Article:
from Jeremy Gaunt:

Democracy and Chaos are both Greek

It seems as if almost everyone was surprised by Prime Minister George Papandreou's decision to hold a referendum on the euro zone's bailout package for his country. At the very least, it can probably be said that he is weary of being hammered from all sides --  his own party, the opposition, the people on the street, Germany, the tabloid press, you name it.

A lot will obviously depend on what question is asked. Do you want an end to austerity, would get a clear yes vote. Do you want to leave the euro zone -- perhaps not.

Financial markets, however, do not initially appear content to wait.  Talk of an end-of-year rally is off the table (at least for now).  It's not exactly χάος (chaos) out there, but Papandreou's  experiment  in δημοκρατία (democracy) has sent the whole euro zone project into a new, risky phase.

from MacroScope:

Give me liberty and give me cash!

Come back Mr Fukuyama, all is forgiven.

In his 1992 book "The End of History and the Last Man", American political scientist Francis Fukuyama famously argued that all states were moving inexorably towards liberal democracy. His thesis that democracy is the pinnacle of political evolution has since been challenged by the violent eruption of radical Islam as well as the economic success of authoritarian countries such as China and Russia.

Now a study by Russian investment bank Renaissance Capital into the link between economic wealth and democracy seems to back Fukuyama.

Looking at 150 countries and over 60 years of history, RenCap found that countries are likely to become more democratic as they enjoyed rising levels of income with democracy virtually 'immortal' in countries with a GDP per capita above $10,000.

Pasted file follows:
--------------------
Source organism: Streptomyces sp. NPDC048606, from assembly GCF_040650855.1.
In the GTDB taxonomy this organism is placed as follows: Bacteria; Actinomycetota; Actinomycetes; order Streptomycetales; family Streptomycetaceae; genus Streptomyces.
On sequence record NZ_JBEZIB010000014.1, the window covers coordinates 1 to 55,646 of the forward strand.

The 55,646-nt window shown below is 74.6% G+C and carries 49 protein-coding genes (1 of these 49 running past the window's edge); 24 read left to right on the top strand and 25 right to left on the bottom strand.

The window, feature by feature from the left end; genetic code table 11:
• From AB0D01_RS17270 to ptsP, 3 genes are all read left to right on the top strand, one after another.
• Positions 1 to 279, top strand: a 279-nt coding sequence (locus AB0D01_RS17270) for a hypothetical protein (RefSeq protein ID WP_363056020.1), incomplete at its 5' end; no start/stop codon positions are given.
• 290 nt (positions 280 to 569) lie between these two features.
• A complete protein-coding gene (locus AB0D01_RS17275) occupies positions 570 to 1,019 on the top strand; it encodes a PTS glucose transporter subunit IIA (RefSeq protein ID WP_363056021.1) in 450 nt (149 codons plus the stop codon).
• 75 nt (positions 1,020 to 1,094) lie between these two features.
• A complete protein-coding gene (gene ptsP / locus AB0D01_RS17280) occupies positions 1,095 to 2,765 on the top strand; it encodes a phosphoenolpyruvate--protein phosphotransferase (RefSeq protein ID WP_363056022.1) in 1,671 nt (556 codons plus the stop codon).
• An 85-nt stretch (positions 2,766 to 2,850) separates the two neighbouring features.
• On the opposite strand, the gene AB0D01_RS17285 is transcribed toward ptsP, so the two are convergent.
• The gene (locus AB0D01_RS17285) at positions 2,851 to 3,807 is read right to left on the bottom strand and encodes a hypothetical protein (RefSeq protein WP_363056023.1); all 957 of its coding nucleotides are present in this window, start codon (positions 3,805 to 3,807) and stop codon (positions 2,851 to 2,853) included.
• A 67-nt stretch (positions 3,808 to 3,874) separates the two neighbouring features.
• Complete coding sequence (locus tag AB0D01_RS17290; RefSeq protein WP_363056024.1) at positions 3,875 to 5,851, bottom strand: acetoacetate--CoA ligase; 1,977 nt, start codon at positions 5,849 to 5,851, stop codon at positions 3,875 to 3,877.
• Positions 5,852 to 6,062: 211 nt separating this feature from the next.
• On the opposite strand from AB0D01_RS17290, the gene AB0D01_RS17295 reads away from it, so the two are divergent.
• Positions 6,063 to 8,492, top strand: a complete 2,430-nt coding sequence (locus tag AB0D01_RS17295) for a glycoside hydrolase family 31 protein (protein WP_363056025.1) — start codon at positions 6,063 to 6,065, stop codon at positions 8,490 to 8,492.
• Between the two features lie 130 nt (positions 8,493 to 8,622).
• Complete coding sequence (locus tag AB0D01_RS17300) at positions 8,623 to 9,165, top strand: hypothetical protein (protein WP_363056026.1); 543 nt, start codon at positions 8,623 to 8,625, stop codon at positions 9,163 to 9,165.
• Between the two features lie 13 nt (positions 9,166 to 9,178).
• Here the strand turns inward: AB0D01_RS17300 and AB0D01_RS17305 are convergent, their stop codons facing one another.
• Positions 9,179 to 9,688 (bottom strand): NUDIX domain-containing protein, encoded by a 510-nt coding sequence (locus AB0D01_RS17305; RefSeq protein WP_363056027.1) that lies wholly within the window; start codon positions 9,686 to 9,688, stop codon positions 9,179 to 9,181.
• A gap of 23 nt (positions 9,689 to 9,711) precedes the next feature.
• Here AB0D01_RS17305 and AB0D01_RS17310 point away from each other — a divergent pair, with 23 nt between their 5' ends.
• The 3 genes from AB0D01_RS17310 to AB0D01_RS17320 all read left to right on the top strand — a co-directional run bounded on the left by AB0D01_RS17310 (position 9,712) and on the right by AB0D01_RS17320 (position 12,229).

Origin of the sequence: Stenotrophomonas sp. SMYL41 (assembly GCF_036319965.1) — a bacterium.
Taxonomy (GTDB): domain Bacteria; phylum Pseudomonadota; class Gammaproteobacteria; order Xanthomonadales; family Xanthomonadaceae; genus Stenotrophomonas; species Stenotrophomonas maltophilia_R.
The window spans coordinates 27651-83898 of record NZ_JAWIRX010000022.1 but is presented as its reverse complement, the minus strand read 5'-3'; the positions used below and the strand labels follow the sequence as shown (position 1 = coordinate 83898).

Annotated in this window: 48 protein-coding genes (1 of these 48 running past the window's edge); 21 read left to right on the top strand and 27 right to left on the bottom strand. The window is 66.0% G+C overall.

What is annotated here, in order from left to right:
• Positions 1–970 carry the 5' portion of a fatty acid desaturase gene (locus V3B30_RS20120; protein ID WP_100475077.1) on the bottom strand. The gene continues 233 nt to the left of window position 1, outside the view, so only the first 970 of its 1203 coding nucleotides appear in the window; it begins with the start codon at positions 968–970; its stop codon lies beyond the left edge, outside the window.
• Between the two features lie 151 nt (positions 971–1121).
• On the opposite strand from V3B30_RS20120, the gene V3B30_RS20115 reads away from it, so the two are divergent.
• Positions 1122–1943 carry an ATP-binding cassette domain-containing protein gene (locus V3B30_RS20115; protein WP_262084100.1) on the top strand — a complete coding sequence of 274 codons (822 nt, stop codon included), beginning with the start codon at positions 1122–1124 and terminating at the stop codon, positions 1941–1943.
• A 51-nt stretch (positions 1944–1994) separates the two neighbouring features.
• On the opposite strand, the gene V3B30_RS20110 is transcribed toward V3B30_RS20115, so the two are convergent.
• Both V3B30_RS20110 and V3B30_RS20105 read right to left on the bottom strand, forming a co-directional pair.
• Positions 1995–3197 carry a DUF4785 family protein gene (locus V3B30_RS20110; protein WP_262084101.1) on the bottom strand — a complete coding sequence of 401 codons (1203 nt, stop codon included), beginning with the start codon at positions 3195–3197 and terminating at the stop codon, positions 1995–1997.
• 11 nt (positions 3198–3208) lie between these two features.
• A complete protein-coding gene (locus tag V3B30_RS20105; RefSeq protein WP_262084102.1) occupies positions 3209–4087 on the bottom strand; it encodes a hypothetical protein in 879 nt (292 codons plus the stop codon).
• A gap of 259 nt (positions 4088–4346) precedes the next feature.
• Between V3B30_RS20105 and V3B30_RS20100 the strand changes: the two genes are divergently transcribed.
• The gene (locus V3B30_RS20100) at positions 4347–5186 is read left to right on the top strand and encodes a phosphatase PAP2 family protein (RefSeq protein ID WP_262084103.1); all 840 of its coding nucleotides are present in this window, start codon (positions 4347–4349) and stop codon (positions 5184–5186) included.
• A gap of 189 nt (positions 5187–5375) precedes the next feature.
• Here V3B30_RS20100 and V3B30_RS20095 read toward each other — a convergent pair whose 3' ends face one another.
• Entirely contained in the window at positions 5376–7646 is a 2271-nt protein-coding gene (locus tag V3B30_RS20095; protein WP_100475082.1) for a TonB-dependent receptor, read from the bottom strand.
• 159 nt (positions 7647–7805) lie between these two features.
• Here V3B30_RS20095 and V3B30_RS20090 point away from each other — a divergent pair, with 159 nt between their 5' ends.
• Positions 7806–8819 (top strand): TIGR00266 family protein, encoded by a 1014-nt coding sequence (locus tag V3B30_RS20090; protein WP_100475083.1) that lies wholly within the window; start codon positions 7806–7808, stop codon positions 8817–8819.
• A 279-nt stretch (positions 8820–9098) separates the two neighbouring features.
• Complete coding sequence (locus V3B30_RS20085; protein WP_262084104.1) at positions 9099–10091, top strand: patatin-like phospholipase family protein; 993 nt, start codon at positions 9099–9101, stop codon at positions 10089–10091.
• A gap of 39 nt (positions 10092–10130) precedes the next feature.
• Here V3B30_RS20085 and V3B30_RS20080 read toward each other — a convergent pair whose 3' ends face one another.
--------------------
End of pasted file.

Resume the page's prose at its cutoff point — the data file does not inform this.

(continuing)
from Global News Journal:

The Fire Next Time in Thailand

(Thai firefighters douse the Central World shopping mall building that was set on fire by anti-government "red shirt" protesters in Bangkok May 19, 2010.  REUTERS/Yannis Behrakis)

THAILAND/We were walking down Sukhumvit road in downtown Bangkok just after the 9 p.m. curfew  –  down the MIDDLE of a road that on any other Friday night would have been filled with honking vehicles,  hawkers, tourists and touts. We were escorting a colleague home from the temporary newsroom in that Reuters had set up at the Westin Hotel after we were chased out of our office near the red shirt encampment in central Bangkok. Not a creature was stirring. But what was that sound we kept hearing? Squeak, squeak, squeak.Then we saw them. Rats. Thousands of them.  Scurrying along in packs on the sidewalks, the streets, the closed-down Skytrain overhead, at the entrances to shuttered shops, around piles of garbage that had mounted in the Thai capital since the May 19th riots. It was like a movie about an urban apocalyptic event where humans are wiped out and the vermin are triumphant.

We walked past darkened Soi Cowboy, whose raucous go-go bars should have been crammed with visitors. “You know, it’s serious when Soi Cowboy is closed,” my colleague said. “Soi Cowboy never closes.”